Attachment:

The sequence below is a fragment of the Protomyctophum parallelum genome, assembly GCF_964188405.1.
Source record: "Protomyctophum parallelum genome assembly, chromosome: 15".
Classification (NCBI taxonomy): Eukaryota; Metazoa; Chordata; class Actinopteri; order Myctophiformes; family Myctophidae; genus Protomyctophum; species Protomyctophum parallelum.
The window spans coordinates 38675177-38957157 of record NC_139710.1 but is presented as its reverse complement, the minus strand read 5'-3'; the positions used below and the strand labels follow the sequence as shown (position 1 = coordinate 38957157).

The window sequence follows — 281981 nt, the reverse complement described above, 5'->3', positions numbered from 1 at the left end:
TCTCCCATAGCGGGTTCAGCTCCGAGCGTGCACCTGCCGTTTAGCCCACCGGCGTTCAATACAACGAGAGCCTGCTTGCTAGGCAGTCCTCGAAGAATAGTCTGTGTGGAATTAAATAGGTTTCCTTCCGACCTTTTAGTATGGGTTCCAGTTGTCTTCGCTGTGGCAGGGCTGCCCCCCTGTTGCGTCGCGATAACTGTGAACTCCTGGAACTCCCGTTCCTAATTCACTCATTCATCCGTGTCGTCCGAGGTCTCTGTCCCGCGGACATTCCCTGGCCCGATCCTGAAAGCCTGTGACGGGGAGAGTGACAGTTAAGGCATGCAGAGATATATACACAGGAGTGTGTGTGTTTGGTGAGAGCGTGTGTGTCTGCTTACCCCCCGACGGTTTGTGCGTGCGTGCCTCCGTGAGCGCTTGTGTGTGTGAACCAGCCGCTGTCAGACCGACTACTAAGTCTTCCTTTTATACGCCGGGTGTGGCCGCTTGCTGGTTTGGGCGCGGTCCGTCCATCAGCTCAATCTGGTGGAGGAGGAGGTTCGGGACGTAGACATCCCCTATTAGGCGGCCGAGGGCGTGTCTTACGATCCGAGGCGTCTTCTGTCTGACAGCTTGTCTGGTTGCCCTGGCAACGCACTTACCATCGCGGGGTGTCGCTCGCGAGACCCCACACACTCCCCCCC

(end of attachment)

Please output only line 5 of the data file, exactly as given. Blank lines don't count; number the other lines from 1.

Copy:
The window sequence follows — 281981 nt, the reverse complement described above, 5'->3', positions numbered from 1 at the left end: